MedKoder | Medical Coding With Financial Peace
    www.medkoder.com
    lcox@medkoder.com

    2015-2018 AAPC National Advisory Board Member

  6. #6
    Location
    Ellenville, New York
    Posts
    1,176
    Default I agree with the two of you...
    and that is what I have always believed. But after reading that MLM article, I am not so sure...or am I misinterpreting what it stated???

    Thanks for your feedback...still in the research process for this topic!

    Lance Smith, MPA, COC, CPMA, CEMC, RHIT, CCS-P, CHC, CHPC

    Director, Health Information Management
    HealthAlliance of the Hudson Valley
    Kingston, NY


    2016 Secretary
    Ellenville, NY Local Chapter

  7. Default Late Reply - New 2013 CMS Change
    I know this is quite a while after this question and answer was posted, but since it still pulls up at the top of a search regarding this issue.........

    Please see CMS transmittal 2636 regarding this exact scenario as they completed a change request to allow for the submission of 99292 on its own (unlike other add-on codes) to allow for these common scenarios. http://www.cms.gov/Regulations-and-G...ds/R2636CP.pdf

    This change replaced transmittal 2607 on 01/16/2013.

    However, on this same issue, there is a CPT Assistant FAQ from August 2016 that does not mention this CMS change and only advises for the second provider to bill an E/M. See below.

    "Evaluation and Management: Critical Care Services

    Question:How should the following scenario be reported in a facility? Physician A saw a patient early in the day and provided 50 minutes of critical care service. Physician B (colleague from the same group and medical specialty) saw the same patient later in the day and provided 35 minutes of critical care service. Total time of critical care services = 85 minutes.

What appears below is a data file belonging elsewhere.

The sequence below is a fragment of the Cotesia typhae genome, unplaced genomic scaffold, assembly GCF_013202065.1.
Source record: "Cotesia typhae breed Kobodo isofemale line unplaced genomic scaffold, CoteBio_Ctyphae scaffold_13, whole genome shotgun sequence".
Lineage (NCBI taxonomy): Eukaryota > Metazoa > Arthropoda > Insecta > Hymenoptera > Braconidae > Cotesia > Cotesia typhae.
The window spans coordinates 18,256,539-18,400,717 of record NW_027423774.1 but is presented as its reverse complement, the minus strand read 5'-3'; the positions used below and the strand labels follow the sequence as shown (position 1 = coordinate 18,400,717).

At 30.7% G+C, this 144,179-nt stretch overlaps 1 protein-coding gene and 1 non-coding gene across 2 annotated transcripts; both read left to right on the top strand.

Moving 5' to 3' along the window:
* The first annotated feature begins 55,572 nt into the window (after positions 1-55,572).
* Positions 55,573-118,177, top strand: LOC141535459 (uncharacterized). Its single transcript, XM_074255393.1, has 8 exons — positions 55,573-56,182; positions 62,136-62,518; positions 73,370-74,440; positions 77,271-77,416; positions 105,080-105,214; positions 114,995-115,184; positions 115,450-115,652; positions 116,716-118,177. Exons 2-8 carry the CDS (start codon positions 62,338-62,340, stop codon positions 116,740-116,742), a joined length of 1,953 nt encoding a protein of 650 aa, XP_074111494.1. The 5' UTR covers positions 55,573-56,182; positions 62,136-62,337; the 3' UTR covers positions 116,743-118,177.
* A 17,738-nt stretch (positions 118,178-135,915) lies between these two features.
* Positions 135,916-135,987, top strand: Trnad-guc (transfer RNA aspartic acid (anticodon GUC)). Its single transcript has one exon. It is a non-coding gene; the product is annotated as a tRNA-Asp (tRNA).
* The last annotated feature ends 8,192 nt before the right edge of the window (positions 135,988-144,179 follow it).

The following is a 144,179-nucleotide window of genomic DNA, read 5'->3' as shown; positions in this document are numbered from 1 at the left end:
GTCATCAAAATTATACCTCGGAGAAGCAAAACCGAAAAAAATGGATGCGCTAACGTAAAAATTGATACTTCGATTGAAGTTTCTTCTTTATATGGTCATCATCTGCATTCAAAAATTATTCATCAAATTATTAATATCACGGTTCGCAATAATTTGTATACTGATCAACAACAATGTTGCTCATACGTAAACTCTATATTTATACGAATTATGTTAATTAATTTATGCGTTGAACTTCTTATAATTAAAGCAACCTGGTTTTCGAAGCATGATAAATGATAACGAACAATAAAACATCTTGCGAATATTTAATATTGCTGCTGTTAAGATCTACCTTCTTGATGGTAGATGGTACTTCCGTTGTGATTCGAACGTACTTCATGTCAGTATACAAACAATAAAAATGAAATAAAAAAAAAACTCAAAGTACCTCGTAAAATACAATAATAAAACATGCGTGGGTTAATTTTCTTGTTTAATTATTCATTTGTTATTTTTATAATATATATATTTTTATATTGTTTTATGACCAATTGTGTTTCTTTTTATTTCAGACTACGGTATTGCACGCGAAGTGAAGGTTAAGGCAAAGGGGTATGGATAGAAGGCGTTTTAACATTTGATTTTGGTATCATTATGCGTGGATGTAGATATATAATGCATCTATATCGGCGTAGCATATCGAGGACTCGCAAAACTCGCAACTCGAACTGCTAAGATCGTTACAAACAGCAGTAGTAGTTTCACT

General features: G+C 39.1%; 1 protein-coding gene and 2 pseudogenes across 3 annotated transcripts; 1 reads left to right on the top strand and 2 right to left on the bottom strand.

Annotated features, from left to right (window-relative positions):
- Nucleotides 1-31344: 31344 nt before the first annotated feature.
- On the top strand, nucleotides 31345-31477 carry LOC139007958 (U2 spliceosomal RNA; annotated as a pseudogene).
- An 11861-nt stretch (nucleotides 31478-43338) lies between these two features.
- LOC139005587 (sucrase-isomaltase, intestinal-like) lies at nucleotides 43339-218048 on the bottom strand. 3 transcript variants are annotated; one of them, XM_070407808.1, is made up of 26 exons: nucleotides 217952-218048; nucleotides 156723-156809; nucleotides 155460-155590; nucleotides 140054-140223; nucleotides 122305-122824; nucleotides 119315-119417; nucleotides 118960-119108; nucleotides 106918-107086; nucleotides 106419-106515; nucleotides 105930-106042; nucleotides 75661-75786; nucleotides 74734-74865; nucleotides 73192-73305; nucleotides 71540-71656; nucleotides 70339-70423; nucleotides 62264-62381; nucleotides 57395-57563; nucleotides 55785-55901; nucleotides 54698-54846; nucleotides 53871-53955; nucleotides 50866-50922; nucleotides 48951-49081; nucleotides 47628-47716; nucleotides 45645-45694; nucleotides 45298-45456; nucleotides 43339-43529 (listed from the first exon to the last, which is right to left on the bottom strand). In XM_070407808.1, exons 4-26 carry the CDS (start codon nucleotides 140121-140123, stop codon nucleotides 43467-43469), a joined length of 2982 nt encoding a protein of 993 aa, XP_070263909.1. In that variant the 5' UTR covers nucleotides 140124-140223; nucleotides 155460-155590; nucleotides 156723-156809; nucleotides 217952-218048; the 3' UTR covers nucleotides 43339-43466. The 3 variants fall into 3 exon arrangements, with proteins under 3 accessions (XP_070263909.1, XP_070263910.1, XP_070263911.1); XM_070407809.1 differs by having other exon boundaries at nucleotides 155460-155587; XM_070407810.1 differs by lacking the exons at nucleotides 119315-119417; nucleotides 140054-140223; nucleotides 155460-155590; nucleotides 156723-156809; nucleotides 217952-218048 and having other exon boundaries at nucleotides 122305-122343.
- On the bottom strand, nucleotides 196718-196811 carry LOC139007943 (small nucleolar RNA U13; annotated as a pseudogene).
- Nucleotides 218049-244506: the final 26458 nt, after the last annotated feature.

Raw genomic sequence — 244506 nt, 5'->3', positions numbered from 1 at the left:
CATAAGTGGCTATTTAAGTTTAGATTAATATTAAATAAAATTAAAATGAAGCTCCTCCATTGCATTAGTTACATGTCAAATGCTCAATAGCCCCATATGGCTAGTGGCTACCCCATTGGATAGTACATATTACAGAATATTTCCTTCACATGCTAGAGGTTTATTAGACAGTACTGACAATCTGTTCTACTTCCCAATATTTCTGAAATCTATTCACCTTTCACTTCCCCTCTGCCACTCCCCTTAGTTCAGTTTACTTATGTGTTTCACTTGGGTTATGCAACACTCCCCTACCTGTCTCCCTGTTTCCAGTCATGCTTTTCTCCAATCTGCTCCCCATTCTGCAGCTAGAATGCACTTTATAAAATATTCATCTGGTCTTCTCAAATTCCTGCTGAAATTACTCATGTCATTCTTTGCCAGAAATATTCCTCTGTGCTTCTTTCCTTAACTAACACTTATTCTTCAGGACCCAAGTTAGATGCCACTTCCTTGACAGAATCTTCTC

Answer:If the critical care services are provided to the same patient on the same calendar day, then it is appropriate for the facility to report E/M code 99291 for the initial time, up to 74 minutes, and one unit of code 99292 for the remaining time. If the physicians were reporting their services, physician B could not use the critical care E/M codes for his time because code 99291 may only be reported once per date and code 99292 is an add-on code that can only be reported in addition to code 99291. Physician A would report code 99291 for his time and physician B would report the appropriate E/M code for his time."
    CPT Assistant August 2016

    They certainly don't make it easy for everyone to be able to ever fully understand and properly bill for these services with all these varying allowances and/or inconsistencies.

    Thoughts?

  8. #8
    Default
    Thanks, Chappy10, for bringing this back up! Even Medicare's Claims Processing Manual seems to contradict itself. Chapter 12, Section 30.6.12 mentions several times that "Physicians of the same specialty within the same group practice bill and are paid as though they were a single physician." However, please see paragraph I:

    However, if a physician or qualified NPP within a group provides “staff coverage” or “follow-up” for each other after the first hour of critical care services was provided on the same calendar date by the previous group clinician (physician or qualified NPP), the subsequent visits by the “covering” physician or qualified NPP in the group shall be billed using CPT critical care add-on code 99292. The appropriate individual NPI number shall be reported on the claim.

    The Manual goes on to give an example of 2 physicians - same specialty, same group - providing critical care at different times. In the example one specialist bills 99291 and his partner bills 99292.

    Strange. Is the concept of "staff coverage" or "follow-up" impactful here?